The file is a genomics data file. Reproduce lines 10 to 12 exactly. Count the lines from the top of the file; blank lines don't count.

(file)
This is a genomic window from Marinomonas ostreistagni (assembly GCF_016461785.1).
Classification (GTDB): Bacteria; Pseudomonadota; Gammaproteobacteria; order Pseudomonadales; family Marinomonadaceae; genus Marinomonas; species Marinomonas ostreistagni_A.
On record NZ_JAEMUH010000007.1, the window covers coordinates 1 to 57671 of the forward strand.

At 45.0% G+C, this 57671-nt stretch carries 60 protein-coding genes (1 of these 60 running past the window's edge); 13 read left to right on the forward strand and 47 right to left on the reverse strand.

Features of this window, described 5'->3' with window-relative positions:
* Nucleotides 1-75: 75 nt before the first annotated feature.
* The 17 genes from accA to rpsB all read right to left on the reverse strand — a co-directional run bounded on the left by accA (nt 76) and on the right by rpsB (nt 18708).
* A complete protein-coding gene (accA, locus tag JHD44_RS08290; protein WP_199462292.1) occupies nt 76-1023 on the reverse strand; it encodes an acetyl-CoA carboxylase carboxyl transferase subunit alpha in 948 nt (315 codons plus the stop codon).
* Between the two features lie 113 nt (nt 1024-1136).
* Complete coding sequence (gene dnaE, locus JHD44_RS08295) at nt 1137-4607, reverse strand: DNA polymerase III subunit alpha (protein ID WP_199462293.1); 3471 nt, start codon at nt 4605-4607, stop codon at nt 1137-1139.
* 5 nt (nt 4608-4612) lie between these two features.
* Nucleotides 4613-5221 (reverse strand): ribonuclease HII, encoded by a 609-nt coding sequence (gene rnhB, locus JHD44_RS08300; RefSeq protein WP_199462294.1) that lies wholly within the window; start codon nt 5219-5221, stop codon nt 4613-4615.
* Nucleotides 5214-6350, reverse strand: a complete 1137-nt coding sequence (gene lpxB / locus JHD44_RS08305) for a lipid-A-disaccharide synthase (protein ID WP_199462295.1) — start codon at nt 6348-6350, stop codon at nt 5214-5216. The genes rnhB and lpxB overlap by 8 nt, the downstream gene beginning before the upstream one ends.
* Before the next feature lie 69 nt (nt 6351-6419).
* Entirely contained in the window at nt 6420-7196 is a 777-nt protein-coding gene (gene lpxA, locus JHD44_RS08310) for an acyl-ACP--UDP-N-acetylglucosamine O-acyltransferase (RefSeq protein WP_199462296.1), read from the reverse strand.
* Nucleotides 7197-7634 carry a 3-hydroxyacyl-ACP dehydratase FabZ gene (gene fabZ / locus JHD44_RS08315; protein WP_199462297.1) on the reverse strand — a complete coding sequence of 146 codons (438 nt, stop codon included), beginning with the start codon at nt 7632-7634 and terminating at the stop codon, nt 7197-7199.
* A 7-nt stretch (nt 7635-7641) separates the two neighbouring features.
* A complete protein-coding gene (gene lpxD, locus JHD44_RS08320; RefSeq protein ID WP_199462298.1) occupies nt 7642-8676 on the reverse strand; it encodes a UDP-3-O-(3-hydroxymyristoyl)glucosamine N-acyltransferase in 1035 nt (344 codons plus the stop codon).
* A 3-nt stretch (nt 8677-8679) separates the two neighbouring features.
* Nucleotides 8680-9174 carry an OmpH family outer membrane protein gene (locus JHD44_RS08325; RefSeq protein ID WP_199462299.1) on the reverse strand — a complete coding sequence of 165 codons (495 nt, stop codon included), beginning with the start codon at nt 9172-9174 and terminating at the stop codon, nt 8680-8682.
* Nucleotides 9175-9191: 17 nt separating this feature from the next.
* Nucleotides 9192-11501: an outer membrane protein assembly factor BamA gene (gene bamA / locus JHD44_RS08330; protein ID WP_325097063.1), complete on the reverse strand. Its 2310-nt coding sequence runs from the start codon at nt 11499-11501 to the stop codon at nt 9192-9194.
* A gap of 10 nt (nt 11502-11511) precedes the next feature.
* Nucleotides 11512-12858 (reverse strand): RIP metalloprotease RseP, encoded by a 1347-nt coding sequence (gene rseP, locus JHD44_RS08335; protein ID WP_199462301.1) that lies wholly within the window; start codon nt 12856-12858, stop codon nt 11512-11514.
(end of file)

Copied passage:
* Complete coding sequence (gene dnaE, locus JHD44_RS08295) at nt 1137-4607, reverse strand: DNA polymerase III subunit alpha (protein ID WP_199462293.1); 3471 nt, start codon at nt 4605-4607, stop codon at nt 1137-1139.
* 5 nt (nt 4608-4612) lie between these two features.
* Nucleotides 4613-5221 (reverse strand): ribonuclease HII, encoded by a 609-nt coding sequence (gene rnhB, locus JHD44_RS08300; RefSeq protein WP_199462294.1) that lies wholly within the window; start codon nt 5219-5221, stop codon nt 4613-4615.